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1931 Indy 500 - why not 41 starters?

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  • 1931 Indy 500 - why not 41 starters?

    The question in the title is really just a short handed way of posing the question I really want to ask, namely "did the diesel dispensation allowed to the Cummins car actually prevent somebody else from starting the race?"

    In Harry Blanchard's race preview in Motor it explicitly states that the fastest 40 cars would be allowed to start the race, but that if the Cummins diesel did not crack the top 40 then it would be allowed to start regardless (I know that this isn't quite correct as it did have to achieve an 80mph average, but it did this quite comfortably). However, its qualifying speed of just under 97mph was not fast enough to be amongst the top 40, hence on the face of it should there not have been 41 starters in total instead of 40?

    I wondered if the withdrawal of the Coleman car might have been the reason for only 40 eventual starters, but in such circumstances wouldn't the withdrawal allow another car into the field in its place?

    There is a kind of injustice anyhow that the diesel could start the race whilst other faster cars missed out, but if those faster cars would have missed the show anyway then it's not quite as bad a situation as if the concession for the diesel actually denied someone else a start.

    So - why not 41 starters?





  • #2
    WEll 33 is just a number. HElls BElles run them all. ACourse there would be no more bumping so theres that

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    • #3
      The Indianapolis Star, May 29, p12:

      The first alternate is the Miller S. L. Special which was qualified by Ted Chamberlain (...), slightly under the average of the Butcher Borthers Special, which gained the last place in the official starting lineup limited to forty. (...) The withdrawal of the Coleman Special (...) is the only reason that the Butcher Brothers Special gained entrance.

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      • #4
        Thanks. I am still left with the impression that the diesel did cost someone else a place though. It seems as if there were to be 40 starters irrespective of whether the Cummins car qualified on merit - and as it did not, someone faster missed out, contrary to the Blanchard article. The Coleman withdrawal simply meant that it wasn't the Butcher car that missed out but the Chamberlain Miller instead.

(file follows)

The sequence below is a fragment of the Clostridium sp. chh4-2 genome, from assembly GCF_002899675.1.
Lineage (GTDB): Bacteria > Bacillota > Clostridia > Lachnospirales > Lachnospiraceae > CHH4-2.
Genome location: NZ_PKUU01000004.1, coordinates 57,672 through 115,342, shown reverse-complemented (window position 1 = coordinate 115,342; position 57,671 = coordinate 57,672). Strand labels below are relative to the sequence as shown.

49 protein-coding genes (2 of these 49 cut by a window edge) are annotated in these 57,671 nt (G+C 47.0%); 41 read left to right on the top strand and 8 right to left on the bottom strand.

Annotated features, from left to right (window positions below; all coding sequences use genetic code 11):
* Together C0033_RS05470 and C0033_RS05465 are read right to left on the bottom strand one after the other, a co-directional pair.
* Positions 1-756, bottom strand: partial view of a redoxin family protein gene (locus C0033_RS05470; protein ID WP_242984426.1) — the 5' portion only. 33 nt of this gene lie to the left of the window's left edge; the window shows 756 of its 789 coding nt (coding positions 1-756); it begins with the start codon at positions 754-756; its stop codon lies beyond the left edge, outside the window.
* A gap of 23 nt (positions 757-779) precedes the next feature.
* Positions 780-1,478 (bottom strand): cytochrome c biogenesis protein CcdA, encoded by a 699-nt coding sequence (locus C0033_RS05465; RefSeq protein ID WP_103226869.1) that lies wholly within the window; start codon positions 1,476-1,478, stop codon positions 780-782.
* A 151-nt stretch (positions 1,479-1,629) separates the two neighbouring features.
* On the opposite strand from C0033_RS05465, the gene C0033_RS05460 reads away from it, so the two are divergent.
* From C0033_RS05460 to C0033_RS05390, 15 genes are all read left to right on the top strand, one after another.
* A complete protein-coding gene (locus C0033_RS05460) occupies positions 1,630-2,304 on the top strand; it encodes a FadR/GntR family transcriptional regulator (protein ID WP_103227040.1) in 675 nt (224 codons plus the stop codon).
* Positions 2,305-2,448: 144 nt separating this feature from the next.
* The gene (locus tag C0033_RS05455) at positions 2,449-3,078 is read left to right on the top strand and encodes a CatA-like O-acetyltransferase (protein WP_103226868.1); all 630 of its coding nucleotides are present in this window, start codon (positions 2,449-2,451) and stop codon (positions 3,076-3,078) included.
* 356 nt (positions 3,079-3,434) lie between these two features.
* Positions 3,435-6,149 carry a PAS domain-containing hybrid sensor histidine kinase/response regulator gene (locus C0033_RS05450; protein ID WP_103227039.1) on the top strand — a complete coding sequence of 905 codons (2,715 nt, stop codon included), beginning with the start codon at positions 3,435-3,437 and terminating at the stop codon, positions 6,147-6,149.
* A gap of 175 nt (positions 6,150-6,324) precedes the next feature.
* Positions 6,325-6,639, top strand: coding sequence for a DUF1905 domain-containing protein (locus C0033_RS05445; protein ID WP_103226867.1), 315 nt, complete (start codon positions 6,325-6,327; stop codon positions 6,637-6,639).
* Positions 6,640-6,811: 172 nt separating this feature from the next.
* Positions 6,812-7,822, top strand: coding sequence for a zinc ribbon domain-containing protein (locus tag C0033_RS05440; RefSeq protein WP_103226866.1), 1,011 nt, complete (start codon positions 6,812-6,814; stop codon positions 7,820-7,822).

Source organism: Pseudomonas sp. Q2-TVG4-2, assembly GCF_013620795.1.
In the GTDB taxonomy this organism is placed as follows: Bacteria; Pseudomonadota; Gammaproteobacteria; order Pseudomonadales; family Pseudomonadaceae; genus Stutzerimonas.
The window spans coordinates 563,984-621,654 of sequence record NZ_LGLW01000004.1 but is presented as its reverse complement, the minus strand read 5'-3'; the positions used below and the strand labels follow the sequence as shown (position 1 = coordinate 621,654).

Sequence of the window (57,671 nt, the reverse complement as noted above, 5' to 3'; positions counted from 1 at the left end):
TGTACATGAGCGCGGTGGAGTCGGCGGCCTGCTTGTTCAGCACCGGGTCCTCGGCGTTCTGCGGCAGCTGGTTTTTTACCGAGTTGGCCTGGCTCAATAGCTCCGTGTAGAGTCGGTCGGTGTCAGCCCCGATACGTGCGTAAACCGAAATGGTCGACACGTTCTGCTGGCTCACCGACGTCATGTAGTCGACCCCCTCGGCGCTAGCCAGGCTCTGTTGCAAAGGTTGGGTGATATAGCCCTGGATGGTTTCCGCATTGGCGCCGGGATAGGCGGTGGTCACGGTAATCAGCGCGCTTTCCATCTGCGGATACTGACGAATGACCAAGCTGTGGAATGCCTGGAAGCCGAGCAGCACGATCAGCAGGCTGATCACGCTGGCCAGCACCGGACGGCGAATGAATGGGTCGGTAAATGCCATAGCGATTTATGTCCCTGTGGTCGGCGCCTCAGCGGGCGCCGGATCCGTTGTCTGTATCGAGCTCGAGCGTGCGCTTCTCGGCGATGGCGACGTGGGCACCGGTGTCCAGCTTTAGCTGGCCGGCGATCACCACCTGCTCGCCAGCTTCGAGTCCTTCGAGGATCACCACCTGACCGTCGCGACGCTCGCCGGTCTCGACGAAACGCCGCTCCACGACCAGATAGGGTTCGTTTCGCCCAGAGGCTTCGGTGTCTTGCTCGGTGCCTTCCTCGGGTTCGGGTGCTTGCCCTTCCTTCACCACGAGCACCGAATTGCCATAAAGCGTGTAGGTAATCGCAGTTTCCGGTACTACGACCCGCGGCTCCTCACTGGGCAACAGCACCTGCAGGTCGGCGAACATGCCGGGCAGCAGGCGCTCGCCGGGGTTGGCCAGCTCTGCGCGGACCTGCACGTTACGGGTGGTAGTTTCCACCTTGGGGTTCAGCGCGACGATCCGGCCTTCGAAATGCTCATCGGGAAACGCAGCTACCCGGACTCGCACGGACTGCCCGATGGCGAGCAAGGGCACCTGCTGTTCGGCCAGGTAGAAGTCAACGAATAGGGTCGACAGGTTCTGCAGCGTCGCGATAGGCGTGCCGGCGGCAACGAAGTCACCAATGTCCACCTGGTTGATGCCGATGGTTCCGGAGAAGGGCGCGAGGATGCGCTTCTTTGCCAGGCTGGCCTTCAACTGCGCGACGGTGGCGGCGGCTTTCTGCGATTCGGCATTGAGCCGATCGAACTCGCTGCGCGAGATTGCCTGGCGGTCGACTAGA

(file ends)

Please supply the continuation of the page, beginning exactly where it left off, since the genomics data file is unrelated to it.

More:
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        • #5
          The last time I saw an Indy entry form, it said that the management reserved the right to fill positions not filled by normal qualifying or add cars to the field for any reason. So technically there probably could always have been another car in the field.

          This isn't the only case that there was time to fill a vacated starting spot but it wasn't.
          Racing ain't much, but workin's nothing. Richard Tharp

          Lying was a no-brainer for me. Robin Miller

          "I thought they booed [Danica] because she was being a complete jerk, but then they applauded for A.J. Foyt. Now I'm just confused."

          The real world sucks. Ed McCullough

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          • #6
            Originally posted by Norman J Crump View Post
            Thanks. I am still left with the impression that the diesel did cost someone else a place though. It seems as if there were to be 40 starters irrespective of whether the Cummins car qualified on merit - and as it did not, someone faster missed out, contrary to the Blanchard article. The Coleman withdrawal simply meant that it wasn't the Butcher car that missed out but the Chamberlain Miller instead.
            Sorry if my post wasn't clear enough, but yes, someone was always going to miss out because of the Diesel. It would've been Butcher who was 40th fast, but got in because of the Kreis withdrawal, so in the end it was Chamberlain who bit the dust.

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            • #7
              Perfect. Thanks again, Michael.

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              • #8
                Ted Chamberlain did at least get to drive relief one year, then had a one-off race in the late thirties, before returning in the nascent NASCAR in the early fifties. Weird career chronology, he was still a young man in the early thirties so got out of Indy racing quite soon.